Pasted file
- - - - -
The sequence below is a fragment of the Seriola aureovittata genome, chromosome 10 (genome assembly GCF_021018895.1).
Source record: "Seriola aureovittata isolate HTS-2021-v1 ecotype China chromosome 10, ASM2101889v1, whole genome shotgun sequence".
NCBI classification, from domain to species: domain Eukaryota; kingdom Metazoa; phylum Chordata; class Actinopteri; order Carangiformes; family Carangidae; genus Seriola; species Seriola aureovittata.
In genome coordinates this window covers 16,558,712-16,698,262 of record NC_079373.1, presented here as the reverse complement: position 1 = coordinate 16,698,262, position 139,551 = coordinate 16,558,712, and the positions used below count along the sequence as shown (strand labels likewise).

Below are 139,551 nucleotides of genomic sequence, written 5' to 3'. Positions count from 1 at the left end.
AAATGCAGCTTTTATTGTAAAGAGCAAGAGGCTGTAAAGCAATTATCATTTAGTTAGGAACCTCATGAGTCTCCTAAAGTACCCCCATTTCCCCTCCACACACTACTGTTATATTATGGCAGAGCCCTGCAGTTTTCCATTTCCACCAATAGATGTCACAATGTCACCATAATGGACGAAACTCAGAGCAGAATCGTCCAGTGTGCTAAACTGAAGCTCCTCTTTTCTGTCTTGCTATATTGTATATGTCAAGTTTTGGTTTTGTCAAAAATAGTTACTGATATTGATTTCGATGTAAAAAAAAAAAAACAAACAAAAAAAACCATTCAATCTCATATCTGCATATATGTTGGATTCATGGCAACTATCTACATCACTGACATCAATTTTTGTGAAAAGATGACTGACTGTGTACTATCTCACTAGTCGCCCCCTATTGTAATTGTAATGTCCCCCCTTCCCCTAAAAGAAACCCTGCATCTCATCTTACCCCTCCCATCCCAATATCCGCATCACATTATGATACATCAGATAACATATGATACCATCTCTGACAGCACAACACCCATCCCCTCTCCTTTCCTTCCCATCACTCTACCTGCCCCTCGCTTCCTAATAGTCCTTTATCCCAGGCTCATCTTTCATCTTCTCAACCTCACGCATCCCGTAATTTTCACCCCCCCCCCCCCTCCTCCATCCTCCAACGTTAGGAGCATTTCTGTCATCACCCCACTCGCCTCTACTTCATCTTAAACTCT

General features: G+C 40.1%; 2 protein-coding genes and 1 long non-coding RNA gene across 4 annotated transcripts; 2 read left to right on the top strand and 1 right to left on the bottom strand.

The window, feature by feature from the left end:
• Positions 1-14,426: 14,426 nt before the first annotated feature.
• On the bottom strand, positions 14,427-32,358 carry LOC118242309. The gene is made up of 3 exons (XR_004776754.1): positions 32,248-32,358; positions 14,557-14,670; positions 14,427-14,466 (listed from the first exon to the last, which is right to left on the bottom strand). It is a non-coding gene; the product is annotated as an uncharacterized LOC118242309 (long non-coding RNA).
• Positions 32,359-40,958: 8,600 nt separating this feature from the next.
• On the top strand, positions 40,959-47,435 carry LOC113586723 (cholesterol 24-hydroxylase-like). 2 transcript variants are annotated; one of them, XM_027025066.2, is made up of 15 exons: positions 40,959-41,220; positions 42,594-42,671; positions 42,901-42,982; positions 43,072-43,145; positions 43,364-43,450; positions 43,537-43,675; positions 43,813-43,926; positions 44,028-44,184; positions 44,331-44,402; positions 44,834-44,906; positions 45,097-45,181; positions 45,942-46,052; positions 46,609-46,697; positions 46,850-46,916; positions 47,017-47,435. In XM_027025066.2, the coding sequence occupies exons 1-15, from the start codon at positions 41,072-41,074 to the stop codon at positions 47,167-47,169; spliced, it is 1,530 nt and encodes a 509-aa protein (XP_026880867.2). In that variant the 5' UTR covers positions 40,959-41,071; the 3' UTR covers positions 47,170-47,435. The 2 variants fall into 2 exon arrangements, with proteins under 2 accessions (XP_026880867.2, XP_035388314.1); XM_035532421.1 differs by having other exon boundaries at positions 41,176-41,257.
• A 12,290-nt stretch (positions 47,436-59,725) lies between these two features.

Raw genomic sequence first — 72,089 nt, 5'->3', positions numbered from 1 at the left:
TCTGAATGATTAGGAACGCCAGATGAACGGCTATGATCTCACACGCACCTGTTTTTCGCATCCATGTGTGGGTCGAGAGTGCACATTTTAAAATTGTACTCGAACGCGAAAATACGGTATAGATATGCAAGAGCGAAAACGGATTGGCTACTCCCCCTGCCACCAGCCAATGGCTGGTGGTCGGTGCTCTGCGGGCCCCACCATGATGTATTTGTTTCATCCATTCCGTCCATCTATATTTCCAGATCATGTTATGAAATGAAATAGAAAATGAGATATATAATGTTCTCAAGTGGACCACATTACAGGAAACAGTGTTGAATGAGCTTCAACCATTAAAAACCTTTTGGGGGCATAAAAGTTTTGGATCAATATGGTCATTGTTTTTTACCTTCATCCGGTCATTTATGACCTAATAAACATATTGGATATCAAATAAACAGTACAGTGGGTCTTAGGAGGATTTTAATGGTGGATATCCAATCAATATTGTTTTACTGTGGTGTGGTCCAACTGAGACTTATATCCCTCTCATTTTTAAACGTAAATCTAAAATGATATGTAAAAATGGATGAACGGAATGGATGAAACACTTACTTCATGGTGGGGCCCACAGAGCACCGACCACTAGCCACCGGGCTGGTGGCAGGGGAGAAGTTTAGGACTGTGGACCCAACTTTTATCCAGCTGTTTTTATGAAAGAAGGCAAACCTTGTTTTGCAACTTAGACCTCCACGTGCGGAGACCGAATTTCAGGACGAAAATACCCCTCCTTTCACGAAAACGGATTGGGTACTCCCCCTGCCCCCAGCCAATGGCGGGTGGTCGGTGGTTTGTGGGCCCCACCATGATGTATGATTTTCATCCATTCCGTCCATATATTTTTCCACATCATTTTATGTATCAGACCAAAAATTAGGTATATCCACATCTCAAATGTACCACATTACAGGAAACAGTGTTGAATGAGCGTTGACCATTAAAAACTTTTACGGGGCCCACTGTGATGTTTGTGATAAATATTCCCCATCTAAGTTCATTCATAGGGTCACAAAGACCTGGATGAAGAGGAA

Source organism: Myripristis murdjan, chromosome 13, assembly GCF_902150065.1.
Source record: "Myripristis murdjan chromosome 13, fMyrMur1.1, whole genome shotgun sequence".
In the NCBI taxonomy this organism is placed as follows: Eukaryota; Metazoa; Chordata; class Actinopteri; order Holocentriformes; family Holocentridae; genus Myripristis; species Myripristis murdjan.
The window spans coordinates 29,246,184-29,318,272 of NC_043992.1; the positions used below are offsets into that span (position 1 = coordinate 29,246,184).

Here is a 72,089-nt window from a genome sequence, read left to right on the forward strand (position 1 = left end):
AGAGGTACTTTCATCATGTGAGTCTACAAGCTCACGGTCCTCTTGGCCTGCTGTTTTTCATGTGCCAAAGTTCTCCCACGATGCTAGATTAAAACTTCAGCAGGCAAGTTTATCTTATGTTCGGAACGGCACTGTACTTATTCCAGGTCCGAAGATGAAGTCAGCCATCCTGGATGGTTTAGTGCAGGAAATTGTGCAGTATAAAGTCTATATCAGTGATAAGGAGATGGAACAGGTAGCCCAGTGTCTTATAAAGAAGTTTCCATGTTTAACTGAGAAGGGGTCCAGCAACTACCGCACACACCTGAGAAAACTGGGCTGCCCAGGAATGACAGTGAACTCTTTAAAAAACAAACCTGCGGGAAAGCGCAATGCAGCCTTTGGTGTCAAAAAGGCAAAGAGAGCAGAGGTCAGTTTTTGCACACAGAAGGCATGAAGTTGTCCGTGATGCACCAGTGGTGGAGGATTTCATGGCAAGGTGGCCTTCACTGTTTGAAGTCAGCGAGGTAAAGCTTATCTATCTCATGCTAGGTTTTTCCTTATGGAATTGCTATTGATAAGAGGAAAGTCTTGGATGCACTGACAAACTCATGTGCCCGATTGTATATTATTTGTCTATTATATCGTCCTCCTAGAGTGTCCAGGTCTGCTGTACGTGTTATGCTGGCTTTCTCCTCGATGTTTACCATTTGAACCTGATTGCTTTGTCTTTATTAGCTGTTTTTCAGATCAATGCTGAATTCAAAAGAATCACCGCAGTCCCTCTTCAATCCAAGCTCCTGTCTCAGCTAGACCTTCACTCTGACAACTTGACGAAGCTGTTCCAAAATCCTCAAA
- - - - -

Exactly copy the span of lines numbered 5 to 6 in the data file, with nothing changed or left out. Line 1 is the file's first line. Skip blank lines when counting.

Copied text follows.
Below are 139,551 nucleotides of genomic sequence, written 5' to 3'. Positions count from 1 at the left end.
AAATGCAGCTTTTATTGTAAAGAGCAAGAGGCTGTAAAGCAATTATCATTTAGTTAGGAACCTCATGAGTCTCCTAAAGTACCCCCATTTCCCCTCCACACACTACTGTTATATTATGGCAGAGCCCTGCAGTTTTCCATTTCCACCAATAGATGTCACAATGTCACCATAATGGACGAAACTCAGAGCAGAATCGTCCAGTGTGCTAAACTGAAGCTCCTCTTTTCTGTCTTGCTATATTGTATATGTCAAGTTTTGGTTTTGTCAAAAATAGTTACTGATATTGATTTCGATGTAAAAAAAAAAAAACAAACAAAAAAAACCATTCAATCTCATATCTGCATATATGTTGGATTCATGGCAACTATCTACATCACTGACATCAATTTTTGTGAAAAGATGACTGACTGTGTACTATCTCACTAGTCGCCCCCTATTGTAATTGTAATGTCCCCCCTTCCCCTAAAAGAAACCCTGCATCTCATCTTACCCCTCCCATCCCAATATCCGCATCACATTATGATACATCAGATAACATATGATACCATCTCTGACAGCACAACACCCATCCCCTCTCCTTTCCTTCCCATCACTCTACCTGCCCCTCGCTTCCTAATAGTCCTTTATCCCAGGCTCATCTTTCATCTTCTCAACCTCACGCATCCCGTAATTTTCACCCCCCCCCCCCCTCCTCCATCCTCCAACGTTAGGAGCATTTCTGTCATCACCCCACTCGCCTCTACTTCATCTTAAACTCT